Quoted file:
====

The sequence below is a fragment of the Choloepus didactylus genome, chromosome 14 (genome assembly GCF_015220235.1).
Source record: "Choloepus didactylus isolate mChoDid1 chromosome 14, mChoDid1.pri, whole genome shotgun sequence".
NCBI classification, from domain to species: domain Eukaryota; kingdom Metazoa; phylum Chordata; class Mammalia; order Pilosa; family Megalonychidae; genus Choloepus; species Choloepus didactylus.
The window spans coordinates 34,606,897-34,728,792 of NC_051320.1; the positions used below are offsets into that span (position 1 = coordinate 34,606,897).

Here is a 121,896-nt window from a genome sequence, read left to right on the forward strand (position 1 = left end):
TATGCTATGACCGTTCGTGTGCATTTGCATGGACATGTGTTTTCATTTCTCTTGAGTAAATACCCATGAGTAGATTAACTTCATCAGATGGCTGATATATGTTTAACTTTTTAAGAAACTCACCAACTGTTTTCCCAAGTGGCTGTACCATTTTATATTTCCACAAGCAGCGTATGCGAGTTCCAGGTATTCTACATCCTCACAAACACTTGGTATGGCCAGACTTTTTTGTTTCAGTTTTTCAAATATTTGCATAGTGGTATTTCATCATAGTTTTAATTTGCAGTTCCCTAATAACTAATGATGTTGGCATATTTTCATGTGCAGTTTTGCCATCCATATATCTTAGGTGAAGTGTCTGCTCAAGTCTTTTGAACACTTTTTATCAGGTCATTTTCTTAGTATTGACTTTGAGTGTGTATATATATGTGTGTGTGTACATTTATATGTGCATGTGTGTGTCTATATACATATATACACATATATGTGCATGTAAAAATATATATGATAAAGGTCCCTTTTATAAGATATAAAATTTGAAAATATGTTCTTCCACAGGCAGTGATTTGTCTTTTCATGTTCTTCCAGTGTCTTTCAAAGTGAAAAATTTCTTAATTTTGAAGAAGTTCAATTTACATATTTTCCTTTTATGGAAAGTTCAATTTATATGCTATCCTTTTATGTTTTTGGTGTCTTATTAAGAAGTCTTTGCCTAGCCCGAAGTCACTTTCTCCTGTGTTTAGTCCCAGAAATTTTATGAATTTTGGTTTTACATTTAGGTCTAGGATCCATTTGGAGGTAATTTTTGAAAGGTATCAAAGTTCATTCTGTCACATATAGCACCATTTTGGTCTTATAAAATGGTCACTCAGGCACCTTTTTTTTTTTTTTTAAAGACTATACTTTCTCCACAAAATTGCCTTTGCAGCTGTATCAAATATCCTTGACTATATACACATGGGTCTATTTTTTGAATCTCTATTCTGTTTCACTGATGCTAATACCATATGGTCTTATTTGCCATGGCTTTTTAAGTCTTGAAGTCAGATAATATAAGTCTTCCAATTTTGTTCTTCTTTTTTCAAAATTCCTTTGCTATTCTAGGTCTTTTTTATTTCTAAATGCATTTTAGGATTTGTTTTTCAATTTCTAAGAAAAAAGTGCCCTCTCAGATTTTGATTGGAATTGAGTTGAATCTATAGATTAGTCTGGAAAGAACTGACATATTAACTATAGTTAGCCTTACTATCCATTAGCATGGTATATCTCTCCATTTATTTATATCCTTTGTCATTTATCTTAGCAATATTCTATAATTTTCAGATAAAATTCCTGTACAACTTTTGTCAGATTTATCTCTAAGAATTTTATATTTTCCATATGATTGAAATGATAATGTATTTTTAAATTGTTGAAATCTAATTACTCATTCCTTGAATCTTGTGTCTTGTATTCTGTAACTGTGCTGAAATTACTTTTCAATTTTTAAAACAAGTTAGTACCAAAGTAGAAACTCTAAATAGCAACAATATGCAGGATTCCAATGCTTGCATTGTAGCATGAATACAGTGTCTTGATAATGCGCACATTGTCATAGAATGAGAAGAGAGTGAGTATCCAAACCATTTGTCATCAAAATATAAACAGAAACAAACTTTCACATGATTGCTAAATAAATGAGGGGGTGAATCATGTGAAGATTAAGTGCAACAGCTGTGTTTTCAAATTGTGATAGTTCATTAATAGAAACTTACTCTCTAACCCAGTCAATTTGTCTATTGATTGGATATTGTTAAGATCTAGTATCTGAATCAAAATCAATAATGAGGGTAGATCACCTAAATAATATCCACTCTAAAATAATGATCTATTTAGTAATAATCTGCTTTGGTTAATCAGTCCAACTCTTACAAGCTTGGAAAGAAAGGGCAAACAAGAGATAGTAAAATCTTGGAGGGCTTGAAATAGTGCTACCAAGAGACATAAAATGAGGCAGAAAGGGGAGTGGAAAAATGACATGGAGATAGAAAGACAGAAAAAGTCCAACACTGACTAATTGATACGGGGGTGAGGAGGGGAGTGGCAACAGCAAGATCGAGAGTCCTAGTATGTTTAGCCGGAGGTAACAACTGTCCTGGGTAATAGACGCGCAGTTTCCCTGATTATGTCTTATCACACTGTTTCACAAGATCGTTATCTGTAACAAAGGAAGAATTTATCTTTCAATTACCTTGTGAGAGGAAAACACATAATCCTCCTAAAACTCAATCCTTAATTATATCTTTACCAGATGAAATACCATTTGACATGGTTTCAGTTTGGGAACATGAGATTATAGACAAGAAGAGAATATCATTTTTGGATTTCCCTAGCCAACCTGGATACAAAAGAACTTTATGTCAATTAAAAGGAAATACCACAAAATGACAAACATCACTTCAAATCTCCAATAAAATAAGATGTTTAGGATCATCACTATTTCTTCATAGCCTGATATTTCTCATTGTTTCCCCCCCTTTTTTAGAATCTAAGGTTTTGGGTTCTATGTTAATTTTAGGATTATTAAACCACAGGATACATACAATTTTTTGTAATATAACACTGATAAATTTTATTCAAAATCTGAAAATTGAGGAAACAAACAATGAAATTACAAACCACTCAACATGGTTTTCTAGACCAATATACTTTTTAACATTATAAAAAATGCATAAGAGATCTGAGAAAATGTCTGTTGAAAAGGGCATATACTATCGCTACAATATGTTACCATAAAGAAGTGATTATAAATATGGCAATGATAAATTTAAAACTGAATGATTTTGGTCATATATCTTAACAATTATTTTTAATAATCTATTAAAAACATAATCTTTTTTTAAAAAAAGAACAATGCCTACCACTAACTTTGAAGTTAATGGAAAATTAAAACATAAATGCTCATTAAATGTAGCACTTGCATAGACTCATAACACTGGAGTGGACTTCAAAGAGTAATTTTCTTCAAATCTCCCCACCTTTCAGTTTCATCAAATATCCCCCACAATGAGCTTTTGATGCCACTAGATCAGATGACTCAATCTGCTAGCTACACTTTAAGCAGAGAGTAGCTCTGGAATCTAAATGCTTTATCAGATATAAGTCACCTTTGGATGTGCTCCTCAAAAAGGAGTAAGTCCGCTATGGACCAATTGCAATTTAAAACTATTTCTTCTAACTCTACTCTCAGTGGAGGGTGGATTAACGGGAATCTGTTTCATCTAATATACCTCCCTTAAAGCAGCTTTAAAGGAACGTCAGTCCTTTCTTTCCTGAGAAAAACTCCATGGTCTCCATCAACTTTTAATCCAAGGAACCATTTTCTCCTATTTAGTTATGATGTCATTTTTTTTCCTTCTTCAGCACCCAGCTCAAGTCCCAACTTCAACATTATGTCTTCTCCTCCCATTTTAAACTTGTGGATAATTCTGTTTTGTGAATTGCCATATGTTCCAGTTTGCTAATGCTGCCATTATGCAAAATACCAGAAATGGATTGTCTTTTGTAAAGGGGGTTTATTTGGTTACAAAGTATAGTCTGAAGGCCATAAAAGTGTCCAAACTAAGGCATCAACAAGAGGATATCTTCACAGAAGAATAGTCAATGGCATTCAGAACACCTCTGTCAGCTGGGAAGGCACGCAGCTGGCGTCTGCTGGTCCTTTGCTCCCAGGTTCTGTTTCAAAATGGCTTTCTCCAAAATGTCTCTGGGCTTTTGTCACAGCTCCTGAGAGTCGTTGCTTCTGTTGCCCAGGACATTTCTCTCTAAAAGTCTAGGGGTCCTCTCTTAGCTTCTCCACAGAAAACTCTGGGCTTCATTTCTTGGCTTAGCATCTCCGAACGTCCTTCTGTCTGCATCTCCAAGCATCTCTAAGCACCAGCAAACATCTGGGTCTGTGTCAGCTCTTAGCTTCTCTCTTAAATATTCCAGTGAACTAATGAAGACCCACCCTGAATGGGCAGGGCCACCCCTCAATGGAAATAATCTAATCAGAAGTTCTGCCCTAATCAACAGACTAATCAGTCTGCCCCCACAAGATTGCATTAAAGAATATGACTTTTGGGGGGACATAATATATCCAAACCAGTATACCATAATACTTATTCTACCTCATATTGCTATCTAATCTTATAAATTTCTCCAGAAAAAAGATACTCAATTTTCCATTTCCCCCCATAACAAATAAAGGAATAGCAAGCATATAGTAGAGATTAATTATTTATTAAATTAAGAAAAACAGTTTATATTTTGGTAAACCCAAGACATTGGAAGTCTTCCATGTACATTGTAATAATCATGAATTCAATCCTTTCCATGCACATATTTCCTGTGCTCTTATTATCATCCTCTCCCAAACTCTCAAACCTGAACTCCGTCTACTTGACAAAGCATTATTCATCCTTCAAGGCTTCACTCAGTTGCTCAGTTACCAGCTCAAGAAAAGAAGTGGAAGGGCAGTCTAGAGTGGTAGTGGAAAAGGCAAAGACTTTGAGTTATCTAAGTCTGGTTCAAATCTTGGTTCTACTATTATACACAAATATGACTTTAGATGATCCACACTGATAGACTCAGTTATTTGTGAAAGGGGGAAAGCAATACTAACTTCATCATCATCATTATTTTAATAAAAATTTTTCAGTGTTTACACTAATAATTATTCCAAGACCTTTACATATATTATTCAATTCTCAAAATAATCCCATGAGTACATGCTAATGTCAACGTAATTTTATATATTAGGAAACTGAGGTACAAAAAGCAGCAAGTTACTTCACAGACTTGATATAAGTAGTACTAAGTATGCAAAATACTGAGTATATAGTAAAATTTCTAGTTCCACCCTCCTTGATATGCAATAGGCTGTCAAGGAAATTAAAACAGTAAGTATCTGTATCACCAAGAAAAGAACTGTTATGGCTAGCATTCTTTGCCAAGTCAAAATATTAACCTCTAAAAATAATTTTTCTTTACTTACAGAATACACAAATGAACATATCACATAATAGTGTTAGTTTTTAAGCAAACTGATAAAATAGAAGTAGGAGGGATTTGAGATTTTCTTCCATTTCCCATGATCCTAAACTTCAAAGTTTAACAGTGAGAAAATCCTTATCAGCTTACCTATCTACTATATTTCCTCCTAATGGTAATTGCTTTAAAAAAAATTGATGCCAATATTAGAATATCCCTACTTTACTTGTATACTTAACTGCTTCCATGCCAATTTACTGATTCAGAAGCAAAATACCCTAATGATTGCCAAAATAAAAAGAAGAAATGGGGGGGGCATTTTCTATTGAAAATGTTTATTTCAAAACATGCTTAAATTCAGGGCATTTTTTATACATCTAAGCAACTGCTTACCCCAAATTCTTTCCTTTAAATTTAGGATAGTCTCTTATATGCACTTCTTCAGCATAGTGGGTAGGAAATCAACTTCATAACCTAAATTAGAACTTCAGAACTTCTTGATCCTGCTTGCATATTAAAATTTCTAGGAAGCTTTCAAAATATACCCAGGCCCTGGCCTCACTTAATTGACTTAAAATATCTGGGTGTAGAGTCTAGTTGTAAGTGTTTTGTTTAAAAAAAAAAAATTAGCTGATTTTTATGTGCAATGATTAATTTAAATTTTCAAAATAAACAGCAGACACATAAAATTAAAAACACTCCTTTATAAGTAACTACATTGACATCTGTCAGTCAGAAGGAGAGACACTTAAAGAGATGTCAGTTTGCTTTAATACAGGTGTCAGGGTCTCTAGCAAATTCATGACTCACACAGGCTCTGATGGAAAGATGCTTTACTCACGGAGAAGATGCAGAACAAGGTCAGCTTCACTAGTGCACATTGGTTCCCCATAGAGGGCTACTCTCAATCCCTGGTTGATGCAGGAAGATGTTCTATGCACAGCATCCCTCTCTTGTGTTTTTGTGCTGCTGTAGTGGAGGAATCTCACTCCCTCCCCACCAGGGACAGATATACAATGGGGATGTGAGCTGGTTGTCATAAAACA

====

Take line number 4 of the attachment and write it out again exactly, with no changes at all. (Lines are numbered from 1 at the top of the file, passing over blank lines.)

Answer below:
The window spans coordinates 34,606,897-34,728,792 of NC_051320.1; the positions used below are offsets into that span (position 1 = coordinate 34,606,897).